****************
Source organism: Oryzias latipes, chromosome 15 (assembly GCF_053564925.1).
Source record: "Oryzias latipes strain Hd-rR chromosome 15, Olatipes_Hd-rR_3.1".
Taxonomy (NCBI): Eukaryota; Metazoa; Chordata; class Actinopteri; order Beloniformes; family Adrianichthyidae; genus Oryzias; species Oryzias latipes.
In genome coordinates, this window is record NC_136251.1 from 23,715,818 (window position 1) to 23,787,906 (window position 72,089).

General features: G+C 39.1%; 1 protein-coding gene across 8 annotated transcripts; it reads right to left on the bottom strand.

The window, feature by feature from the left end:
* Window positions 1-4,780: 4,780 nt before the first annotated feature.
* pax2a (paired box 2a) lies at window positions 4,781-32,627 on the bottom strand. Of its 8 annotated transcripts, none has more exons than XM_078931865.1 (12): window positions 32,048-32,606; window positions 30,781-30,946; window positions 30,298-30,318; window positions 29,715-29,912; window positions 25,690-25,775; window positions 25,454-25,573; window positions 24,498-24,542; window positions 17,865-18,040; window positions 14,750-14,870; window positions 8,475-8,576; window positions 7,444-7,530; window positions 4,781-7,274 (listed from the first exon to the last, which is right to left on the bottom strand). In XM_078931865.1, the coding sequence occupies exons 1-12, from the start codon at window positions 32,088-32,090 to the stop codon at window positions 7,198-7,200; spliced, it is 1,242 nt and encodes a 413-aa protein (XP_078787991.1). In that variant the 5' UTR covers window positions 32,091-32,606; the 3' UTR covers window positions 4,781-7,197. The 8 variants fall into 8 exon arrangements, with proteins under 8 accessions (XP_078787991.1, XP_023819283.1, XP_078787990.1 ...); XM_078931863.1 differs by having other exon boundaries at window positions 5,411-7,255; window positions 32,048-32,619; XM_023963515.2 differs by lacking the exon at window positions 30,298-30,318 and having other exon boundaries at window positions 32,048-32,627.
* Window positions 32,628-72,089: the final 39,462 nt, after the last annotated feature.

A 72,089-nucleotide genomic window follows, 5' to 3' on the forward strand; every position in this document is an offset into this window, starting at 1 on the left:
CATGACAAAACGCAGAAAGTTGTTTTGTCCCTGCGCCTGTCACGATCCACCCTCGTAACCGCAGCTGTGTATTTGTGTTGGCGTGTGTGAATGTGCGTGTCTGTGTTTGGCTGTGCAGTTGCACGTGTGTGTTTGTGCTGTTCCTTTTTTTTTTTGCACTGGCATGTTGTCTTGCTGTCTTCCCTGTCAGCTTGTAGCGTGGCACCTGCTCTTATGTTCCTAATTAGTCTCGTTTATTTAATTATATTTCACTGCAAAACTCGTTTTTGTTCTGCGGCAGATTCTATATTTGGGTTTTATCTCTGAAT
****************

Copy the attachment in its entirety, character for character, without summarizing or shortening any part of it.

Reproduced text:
Source organism: Oryzias latipes, chromosome 15 (assembly GCF_053564925.1).
Source record: "Oryzias latipes strain Hd-rR chromosome 15, Olatipes_Hd-rR_3.1".
Taxonomy (NCBI): Eukaryota; Metazoa; Chordata; class Actinopteri; order Beloniformes; family Adrianichthyidae; genus Oryzias; species Oryzias latipes.
In genome coordinates, this window is record NC_136251.1 from 23,715,818 (window position 1) to 23,787,906 (window position 72,089).

General features: G+C 39.1%; 1 protein-coding gene across 8 annotated transcripts; it reads right to left on the bottom strand.

The window, feature by feature from the left end:
* Window positions 1-4,780: 4,780 nt before the first annotated feature.
* pax2a (paired box 2a) lies at window positions 4,781-32,627 on the bottom strand. Of its 8 annotated transcripts, none has more exons than XM_078931865.1 (12): window positions 32,048-32,606; window positions 30,781-30,946; window positions 30,298-30,318; window positions 29,715-29,912; window positions 25,690-25,775; window positions 25,454-25,573; window positions 24,498-24,542; window positions 17,865-18,040; window positions 14,750-14,870; window positions 8,475-8,576; window positions 7,444-7,530; window positions 4,781-7,274 (listed from the first exon to the last, which is right to left on the bottom strand). In XM_078931865.1, the coding sequence occupies exons 1-12, from the start codon at window positions 32,088-32,090 to the stop codon at window positions 7,198-7,200; spliced, it is 1,242 nt and encodes a 413-aa protein (XP_078787991.1). In that variant the 5' UTR covers window positions 32,091-32,606; the 3' UTR covers window positions 4,781-7,197. The 8 variants fall into 8 exon arrangements, with proteins under 8 accessions (XP_078787991.1, XP_023819283.1, XP_078787990.1 ...); XM_078931863.1 differs by having other exon boundaries at window positions 5,411-7,255; window positions 32,048-32,619; XM_023963515.2 differs by lacking the exon at window positions 30,298-30,318 and having other exon boundaries at window positions 32,048-32,627.
* Window positions 32,628-72,089: the final 39,462 nt, after the last annotated feature.

A 72,089-nucleotide genomic window follows, 5' to 3' on the forward strand; every position in this document is an offset into this window, starting at 1 on the left:
CATGACAAAACGCAGAAAGTTGTTTTGTCCCTGCGCCTGTCACGATCCACCCTCGTAACCGCAGCTGTGTATTTGTGTTGGCGTGTGTGAATGTGCGTGTCTGTGTTTGGCTGTGCAGTTGCACGTGTGTGTTTGTGCTGTTCCTTTTTTTTTTTGCACTGGCATGTTGTCTTGCTGTCTTCCCTGTCAGCTTGTAGCGTGGCACCTGCTCTTATGTTCCTAATTAGTCTCGTTTATTTAATTATATTTCACTGCAAAACTCGTTTTTGTTCTGCGGCAGATTCTATATTTGGGTTTTATCTCTGAAT